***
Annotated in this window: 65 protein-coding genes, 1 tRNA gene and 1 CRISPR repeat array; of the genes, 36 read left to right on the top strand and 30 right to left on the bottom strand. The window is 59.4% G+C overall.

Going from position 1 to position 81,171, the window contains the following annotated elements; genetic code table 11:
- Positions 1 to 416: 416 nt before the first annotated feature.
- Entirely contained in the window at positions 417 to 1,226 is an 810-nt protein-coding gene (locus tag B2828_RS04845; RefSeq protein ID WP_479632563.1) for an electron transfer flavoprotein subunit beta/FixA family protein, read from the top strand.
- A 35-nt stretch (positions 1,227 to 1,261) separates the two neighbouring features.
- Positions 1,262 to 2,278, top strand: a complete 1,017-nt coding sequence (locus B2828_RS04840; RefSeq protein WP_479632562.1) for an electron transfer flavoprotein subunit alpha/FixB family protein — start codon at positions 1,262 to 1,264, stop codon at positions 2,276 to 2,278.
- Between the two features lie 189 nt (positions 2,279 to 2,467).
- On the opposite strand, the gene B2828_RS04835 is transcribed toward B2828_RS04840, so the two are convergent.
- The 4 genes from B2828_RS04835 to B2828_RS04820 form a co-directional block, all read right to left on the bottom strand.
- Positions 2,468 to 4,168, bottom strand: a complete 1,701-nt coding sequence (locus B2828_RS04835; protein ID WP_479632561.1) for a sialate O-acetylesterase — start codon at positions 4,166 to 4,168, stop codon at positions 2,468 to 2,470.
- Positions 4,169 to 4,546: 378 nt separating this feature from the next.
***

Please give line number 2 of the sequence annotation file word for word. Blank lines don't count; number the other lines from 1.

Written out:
Going from position 1 to position 81,171, the window contains the following annotated elements; genetic code table 11: